77th Academy Awards: Wikis

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77th Academy Awards
Oscars2004.JPG
Date Sunday, February 27, 2005
Site Kodak Theatre
Hollywood, Los Angeles, California
Preshow Billy Bush
Jann Carl
Chris Connelly
Shaun Robinson
Host Chris Rock
Producer Gilbert Cates
Director Louis J. Horvitz
Highlights
Best Picture Million Dollar Baby
Most awards The Aviator (5)
Most nominations The Aviator (11)
TV in the United States
Network ABC
Duration 3 hours, 14 minutes
Viewership 42.16 million
25.29 (Nielsen Ratings)
 < 76th Academy Awards 78th > 

The 77th Academy Awards honored the best films of 2004 and were held on February 27, 2005, at the Kodak Theatre in Hollywood, California. They were hosted by comedian Chris Rock.

The nominees were announced on January 25, 2005. Martin Scorsese's biopic of the eccentric Howard Hughes, The Aviator, led the pack with eleven nominations including Best Actor, Best Director, and Best Picture. Marc Forster's Finding Neverland and Clint Eastwood's Million Dollar Baby each had seven nominations. Ray and Sideways rounded out the nominees for Best Picture.

The 77th Academy Awards was the first Oscar telecast since the 72nd Academy Awards to receive a TV rating of TV-14. This is most likely due to many "edgy" comments made by Chris Rock during the ceremony. Since this, every future telecast to date would receive a TV-14 rating.

Contents

News and recap

  • As of February 27, 2005, the field of Best Picture nominees did not include a bonafide blockbuster at the U.S. box office. For the first time in 20 years, and what would continue for the next few years, none of the nominees for Best Picture was among the year's top ten releases in box office at the time of the nominations, and as a group they most probably had the lowest box-office performance of any Best Picture field in history. To date, The Aviator was the highest earner with $93.7 million in domestic box office receipts, and ranked as the 24th highest grosser of 2004. It was followed by Ray at $74.9 million and Million Dollar Baby at $64.7 million.
  • There was a considerable amount of controversy surrounding the omission of political-themed documentaries from the Best Documentary Feature Film category. However, this was not necessarily an oversight on the part of the Academy, as many of the candidates were rendered ineligible.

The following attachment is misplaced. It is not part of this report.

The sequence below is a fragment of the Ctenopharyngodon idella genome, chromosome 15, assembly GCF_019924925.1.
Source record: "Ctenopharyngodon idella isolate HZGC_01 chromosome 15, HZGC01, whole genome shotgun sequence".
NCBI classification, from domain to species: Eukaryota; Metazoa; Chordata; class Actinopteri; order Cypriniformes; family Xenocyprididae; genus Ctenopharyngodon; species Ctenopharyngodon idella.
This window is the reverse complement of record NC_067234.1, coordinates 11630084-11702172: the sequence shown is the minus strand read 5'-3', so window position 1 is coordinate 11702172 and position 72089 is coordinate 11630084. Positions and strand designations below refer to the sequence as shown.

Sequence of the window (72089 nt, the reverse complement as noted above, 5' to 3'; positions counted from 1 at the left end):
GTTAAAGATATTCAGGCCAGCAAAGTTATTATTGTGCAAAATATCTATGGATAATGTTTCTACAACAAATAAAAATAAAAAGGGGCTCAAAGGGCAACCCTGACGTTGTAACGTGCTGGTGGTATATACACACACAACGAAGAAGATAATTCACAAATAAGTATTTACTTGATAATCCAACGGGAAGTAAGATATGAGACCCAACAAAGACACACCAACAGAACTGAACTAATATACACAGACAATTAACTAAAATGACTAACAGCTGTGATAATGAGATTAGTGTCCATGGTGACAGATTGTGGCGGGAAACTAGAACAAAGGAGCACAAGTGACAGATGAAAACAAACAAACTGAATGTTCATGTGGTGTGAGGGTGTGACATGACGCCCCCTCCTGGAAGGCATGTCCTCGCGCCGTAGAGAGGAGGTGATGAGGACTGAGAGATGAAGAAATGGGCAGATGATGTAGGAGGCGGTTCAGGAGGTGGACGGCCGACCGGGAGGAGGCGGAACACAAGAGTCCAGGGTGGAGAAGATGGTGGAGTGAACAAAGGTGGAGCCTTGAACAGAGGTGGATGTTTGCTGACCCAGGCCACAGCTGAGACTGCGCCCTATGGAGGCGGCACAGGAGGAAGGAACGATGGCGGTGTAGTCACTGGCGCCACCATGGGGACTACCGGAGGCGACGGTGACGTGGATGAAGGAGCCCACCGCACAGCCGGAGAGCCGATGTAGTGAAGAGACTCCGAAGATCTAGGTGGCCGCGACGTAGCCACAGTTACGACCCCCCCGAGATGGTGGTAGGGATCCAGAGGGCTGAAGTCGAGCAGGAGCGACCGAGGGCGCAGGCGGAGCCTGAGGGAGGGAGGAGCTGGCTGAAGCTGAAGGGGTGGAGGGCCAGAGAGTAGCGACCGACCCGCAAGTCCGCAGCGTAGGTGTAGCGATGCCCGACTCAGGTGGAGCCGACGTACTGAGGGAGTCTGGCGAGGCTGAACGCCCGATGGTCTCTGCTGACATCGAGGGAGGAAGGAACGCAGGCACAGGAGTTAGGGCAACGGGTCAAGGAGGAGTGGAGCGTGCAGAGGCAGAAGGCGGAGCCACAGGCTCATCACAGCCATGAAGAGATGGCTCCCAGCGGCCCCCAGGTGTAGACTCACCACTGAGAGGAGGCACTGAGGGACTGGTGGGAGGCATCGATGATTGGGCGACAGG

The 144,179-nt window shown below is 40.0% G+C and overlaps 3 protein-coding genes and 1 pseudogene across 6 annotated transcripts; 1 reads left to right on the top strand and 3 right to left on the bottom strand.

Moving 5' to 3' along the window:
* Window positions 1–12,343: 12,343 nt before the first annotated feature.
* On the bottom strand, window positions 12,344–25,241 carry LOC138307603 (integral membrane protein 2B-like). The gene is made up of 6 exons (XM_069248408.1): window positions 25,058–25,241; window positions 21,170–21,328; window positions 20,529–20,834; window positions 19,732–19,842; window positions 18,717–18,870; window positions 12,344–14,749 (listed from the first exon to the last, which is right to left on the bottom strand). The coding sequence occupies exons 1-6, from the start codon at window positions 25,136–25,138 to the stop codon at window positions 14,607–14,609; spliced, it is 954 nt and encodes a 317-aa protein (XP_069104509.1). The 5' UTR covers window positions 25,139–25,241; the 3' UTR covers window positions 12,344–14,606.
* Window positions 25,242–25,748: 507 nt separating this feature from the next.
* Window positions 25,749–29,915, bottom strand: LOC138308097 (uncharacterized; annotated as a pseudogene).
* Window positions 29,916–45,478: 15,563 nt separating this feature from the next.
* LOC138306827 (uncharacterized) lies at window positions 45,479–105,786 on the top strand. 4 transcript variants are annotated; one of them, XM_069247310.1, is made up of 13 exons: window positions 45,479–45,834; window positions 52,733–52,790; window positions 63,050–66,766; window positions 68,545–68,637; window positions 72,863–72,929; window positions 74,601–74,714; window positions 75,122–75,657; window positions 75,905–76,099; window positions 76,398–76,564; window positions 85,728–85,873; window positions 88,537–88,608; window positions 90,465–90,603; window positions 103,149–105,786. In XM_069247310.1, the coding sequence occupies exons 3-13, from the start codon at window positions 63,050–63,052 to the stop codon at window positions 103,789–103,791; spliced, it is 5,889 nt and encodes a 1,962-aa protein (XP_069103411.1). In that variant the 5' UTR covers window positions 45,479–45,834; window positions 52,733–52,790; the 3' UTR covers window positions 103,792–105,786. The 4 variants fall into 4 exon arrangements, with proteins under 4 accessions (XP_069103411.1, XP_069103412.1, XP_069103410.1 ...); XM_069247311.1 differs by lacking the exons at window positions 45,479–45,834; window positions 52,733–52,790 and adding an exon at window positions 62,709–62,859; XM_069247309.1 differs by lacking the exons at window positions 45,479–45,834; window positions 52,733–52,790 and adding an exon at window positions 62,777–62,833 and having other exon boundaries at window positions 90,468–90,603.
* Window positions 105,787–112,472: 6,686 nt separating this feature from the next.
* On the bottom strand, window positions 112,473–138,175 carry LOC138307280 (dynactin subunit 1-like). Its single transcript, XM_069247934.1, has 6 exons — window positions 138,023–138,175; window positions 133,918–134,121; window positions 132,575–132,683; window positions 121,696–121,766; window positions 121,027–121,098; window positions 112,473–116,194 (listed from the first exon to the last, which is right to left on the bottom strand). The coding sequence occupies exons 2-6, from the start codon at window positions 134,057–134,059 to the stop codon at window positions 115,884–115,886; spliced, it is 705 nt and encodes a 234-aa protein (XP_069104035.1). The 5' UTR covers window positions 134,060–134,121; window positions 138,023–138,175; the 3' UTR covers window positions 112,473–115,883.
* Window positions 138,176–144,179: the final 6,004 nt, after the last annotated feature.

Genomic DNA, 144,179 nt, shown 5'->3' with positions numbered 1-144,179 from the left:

• Fahrenheit 9/11 was intentionally withheld from submission in the Best Documentary Feature Film category by producer Michael Moore, in hopes of affecting the 2004 presidential election by airing it on broadcast television. Under rules established by the Academy of Motion Picture Arts and Sciences, documentaries shown on television within nine months of their theatrical release are ineligible for the documentary Oscar. Instead Moore submitted it for the Best Picture category which does not have that same rule.
    • Popular political documentaries Control Room and The Corporation were rendered ineligible by the fact that they had been broadcast in their entirety on network television within 9 months of their U.S. theatrical release.
  • The popular The Motorcycle Diaries was not selected by any country as its official nomination for Best Foreign Language Film, as the crew, director, cast and filming locations were all affiliated with different nations. As it had no specific country of origin, no country was willing to make it their official selection for the category.
  • When Chris Rock makes his introduction, the music accompanying him is a slightly jazzed up version of Brad Fiedel's theme from The Terminator.